000014472 - Denial of service (DOS) against the RSA Security Console

Document created by RSA Customer Support Employee on Jun 14, 2016Last modified by RSA Customer Support Employee on Apr 21, 2017
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Article Number000014472
Applies ToRSA Authentication Manager 7.1
RSA Security Console
IssueDenial of service (DoS)

The concern is if a malformed password is played at the Security Console, will it simply reject it or will the console start to grind? For example, let?s say the console is expecting a passcode of 10 characters. A malicious ?insider? tries to upset the console by playing a 500 character password with all sorts of numbers, symbols, upper/lower case.

Will the console stop and ?grind? while it processes this 500 character password, effectively causing a Denial of Service (DoS) OR will the application act correctly and quickly reject the incorrect passcode.


RSA Performance Engineering have performed a series of tests in line with this theoretical question, regarding the performance of the system when confronted by a malformed password which may contain many and obscure characters.

In all tests the system behaved correctly and as expected. 

As a short answer to the theoretical question, the answer is ?No?; the interface will not stop and grind on a 500 character password and the logic of the user interface will reject a 500 character password. Passwords (and Passcodes) need to be less than 256 characters in order to reach the backend for processing and passwords up to this size are processed efficiently by the backend (Passcodes have an inbuilt maximum length of 8 characters for a PIN and 8 characters for the tokencode).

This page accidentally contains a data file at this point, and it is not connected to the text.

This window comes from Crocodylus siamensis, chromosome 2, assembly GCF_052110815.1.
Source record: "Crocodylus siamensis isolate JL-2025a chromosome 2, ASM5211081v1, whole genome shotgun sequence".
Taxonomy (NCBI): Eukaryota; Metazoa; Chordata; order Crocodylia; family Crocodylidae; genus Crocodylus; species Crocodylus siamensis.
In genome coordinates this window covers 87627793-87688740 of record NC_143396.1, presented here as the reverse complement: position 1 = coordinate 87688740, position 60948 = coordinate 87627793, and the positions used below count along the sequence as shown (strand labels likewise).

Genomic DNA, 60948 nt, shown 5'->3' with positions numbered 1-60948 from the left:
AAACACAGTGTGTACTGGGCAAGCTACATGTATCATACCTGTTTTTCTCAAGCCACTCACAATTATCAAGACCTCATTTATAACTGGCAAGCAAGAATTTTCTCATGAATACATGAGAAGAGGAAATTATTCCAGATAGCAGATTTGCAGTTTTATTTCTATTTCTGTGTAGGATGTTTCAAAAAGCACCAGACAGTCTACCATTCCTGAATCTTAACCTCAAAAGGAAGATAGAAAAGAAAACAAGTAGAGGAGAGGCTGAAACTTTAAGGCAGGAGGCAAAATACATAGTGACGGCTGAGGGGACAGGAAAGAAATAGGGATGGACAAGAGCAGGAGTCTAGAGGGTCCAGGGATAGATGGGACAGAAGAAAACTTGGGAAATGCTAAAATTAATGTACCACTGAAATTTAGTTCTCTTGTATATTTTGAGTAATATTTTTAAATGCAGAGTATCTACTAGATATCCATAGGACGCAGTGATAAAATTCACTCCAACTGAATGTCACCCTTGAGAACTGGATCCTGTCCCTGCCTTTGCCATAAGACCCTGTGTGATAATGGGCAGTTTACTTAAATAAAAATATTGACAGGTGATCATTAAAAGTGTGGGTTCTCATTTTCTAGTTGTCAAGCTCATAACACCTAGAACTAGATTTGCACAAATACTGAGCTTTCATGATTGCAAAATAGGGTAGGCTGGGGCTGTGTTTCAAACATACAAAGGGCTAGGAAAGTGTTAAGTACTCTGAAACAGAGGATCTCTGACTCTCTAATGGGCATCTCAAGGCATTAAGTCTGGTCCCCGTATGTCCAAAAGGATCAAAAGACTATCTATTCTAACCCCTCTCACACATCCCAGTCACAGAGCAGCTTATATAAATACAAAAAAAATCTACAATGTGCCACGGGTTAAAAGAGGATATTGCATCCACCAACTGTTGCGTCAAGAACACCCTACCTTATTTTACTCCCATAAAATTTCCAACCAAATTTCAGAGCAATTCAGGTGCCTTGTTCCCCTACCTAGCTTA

On a default system, where many authentication attempts are played in quick succession against the system with any valid password length and with any combination of characters then system limits will be reached unless the attack is stopped by a different network device (firewall, IDS, IDP, etc).   A default system is configured to allow 5000 active sessions and even if this limit is reached then the system is robust enough not to crash but will return gracefully to normal operation once the attack has stopped affecting the system.

The system has several configuration options to avoid consuming excessive memory; specifically, in this instance, it limits the total number of in-memory sessions. This limit is controllable in the RSA Security Console and this configuration option should be tuned to suit your environment and DoS reaction expectations.  Additionally, the length of time sessions are kept can also be controlled,  the session lifetime named ?Abandoned/In-Progress? represents the amount of time the server keeps an unauthenticated user session where the default timeout is 3 minutes of inactivity or after 8 minutes maximum, whichever comes first.

Legacy Article IDa46760